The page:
“The new Great West Road which has just been completed at a cost of £1,000,000 , will be opened by the King, accompanied by the Queen to-day. 

This new arterial road, which is eight miles in length, has for the greater part a width of 120ft. It extends from the Chiswick High-road near Kew Bridge, by-passes Brentford and enables traffic to avoid the congestion bottle-neck in the town.

The road continues through Isleworth and meets the main road again at the Bath Road, just beyond the Hounslow Barracks Station, then crosses the main road and passing through Hatton Village, joins the main Staines Road at Bedfont.” 

The building of the Great West Road was essential. Historically, the route to Bath and the west ran through Brentford. There was bad enough congestion during the days of horse-drawn vehicles, but once cars, buses, lorries and especially trams hit the streets, the narrow high street became all but impassable.

It didn’t take long for large businesses to realise the potential that the new thoroughfare offered. Beautiful industrial art deco buildings sprang up, giving us Brentford’s “Golden Mile”.

LH Member James Marshall wrote a book about this back in 1995. It’s out-of-print now, so available copies are very pricy. They are easily borrowed from local libraries however.

 

 

 

 

 

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Exhibition at Hogarth’s House, 22 January – 3 April 2016

A guest post by LH Member, Val Bott

Anthropometamorphosis: Man Transform’d, or the Artificial Changeling, John Bulwer, 1653, a study of the way humans have modified their bodies for cultural and cosmetic reasons

Anthropometamorphosis: Man Transform’d, or the Artificial Changeling, John Bulwer, 1653, a study of the way humans have modified their bodies for cultural and cosmetic reasons

Layton’s Library: A Curious Collection will display some of the most beautiful and unusual examples of 17th and 18th century books once owned by Brentford antiquarian Thomas Layton. These are amongst the oldest volumes from his remarkable collection and this is an exciting opportunity to see them for the first time.

Supported by a grant from the Heritage Lottery Fund, the Thomas Layton Trust is running a project to raise awareness and understanding of the collection. The exhibition has been curated by a team of dedicated local volunteers who have selected books for display from around 8,000 volumes! Visitors will be intrigued by these early books, their various subjects, their bindings and their illustrations. They will also learn a little about Layton and his passion for collecting and the Trust hopes the exhibition will raise awareness of the collection and share it with a new generation of readers.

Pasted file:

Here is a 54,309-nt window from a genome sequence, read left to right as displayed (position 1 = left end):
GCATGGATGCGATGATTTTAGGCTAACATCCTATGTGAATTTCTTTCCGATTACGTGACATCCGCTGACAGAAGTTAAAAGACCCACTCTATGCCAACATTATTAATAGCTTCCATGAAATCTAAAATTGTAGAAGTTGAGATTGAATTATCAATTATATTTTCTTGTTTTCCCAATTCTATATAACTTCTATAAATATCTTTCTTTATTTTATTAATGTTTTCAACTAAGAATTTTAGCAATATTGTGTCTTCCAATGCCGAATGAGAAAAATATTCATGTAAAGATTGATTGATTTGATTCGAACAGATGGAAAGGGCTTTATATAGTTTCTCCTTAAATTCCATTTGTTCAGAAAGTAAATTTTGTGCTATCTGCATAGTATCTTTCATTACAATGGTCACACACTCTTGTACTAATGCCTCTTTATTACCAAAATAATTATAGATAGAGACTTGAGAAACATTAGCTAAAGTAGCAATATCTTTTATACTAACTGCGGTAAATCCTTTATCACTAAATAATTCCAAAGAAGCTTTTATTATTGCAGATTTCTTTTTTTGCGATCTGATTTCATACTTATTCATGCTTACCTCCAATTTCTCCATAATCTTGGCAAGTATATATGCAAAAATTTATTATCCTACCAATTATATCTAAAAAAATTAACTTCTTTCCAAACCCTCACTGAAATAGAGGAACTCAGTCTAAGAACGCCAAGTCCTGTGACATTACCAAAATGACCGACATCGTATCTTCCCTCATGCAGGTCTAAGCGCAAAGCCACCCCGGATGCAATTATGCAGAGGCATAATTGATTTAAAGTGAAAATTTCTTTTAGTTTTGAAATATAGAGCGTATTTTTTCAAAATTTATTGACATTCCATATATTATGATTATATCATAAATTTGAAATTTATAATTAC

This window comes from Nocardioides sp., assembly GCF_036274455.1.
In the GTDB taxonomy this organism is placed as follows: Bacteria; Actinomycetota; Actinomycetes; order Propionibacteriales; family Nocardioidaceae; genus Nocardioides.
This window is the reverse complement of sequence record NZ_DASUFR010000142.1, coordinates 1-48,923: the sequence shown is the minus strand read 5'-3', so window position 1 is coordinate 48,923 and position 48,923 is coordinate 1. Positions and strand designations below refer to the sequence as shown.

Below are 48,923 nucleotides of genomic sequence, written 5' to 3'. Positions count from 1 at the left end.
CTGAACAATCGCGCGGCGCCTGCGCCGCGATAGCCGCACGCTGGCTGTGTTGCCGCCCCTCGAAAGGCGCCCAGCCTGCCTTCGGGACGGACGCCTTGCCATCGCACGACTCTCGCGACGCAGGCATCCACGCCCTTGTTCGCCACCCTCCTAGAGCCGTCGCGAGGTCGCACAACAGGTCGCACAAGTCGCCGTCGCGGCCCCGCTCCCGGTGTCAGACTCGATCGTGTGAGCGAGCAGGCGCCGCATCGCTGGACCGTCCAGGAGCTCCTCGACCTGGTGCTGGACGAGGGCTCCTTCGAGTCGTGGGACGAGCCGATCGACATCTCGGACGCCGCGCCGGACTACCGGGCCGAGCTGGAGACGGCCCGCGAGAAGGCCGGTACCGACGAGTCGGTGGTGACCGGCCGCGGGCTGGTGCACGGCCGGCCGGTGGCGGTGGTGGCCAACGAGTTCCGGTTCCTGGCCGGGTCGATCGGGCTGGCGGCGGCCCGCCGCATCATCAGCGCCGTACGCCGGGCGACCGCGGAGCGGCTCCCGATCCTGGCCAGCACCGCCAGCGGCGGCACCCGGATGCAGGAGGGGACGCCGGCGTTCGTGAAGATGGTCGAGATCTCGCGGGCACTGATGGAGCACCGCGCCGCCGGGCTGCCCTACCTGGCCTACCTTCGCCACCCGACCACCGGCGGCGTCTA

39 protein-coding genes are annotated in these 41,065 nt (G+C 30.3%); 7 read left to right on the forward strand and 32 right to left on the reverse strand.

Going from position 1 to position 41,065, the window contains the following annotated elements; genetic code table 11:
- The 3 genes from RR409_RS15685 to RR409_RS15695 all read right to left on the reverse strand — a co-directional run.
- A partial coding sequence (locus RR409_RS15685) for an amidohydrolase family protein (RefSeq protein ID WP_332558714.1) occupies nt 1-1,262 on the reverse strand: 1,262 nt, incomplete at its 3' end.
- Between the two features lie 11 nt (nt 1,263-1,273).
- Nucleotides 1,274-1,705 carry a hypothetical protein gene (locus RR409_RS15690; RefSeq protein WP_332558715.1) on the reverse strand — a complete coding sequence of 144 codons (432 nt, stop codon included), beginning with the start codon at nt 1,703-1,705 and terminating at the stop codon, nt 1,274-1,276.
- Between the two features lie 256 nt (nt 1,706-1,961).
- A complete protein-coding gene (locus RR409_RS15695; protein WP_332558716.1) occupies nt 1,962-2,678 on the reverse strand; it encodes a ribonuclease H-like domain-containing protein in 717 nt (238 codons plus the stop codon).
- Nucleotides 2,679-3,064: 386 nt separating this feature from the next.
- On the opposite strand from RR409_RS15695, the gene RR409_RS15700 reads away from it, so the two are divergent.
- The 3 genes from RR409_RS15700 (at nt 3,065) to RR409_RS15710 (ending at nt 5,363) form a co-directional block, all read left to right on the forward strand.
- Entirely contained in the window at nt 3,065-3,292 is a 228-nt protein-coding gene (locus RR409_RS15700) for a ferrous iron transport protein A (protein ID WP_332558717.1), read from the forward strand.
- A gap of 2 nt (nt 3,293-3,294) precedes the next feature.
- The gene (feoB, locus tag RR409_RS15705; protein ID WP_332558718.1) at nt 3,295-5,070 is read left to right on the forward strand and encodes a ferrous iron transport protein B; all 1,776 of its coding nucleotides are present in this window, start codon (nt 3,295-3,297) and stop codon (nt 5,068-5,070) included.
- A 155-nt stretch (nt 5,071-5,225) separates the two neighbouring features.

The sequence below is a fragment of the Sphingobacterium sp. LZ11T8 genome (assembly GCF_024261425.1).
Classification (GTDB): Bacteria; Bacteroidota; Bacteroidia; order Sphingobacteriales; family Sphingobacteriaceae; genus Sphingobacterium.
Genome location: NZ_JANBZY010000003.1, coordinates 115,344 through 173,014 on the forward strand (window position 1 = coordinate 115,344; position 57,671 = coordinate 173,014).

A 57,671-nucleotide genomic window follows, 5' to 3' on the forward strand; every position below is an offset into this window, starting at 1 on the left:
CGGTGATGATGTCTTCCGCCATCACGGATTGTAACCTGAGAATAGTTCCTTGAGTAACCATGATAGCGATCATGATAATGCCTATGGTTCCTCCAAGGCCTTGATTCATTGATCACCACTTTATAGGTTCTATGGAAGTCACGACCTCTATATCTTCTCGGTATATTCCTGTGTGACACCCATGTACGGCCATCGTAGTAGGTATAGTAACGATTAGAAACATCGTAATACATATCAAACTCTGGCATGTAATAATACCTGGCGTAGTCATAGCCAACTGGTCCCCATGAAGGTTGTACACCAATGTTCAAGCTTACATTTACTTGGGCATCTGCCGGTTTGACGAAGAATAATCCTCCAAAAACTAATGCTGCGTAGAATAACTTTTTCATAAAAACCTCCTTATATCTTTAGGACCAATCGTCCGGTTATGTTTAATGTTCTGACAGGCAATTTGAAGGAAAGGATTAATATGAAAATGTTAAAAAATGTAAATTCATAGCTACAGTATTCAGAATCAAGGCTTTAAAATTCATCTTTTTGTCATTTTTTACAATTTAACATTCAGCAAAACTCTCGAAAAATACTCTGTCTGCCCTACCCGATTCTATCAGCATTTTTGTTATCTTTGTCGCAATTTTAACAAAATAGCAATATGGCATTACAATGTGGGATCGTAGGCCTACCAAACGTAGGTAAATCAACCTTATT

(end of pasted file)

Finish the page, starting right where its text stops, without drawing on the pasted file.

The exhibition is on show at Hogarth’s House, Chiswick, admission free. Visitors are welcome from Tuesday to Sunday, between 12 noon to 5pm, until 3 April. From 30 April 2016, some of the exhibition will be on show at Boston Manor House in Brentford, where the Trust is planning a range of workshops for adults and children during the summer months.

Thomas Layton (born in 1819, died 1911) lived for the majority of his life on Kew Bridge Road in Brentford, West London. He was a lighterman, a coal merchant, a churchwarden, a member of the Burial Board and a Poor Law Guardian but, above all, he was a collector. During the course of his life he built up an enormous and intriguing collection of ‘every conceivable thing that can be found in an antique store’, including maps, prints, spears, swords, tokens, medals and coins, but his plans to endow a museum and library in Brentford ran into difficulties.

Many of his antiquities are on public display in the Museum of London; the river wall in their London Before London gallery. However, by far the largest element of his collection – the extraordinary collection of books – has remained relatively unknown and little used. The laytoncollection.org website has brought many of the elements together as a “virtual museum” for you to explore.

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Rules for drawing caricatures: with an essay on comic painting, Francis Grose, 1791, with wonderful illustrations by the author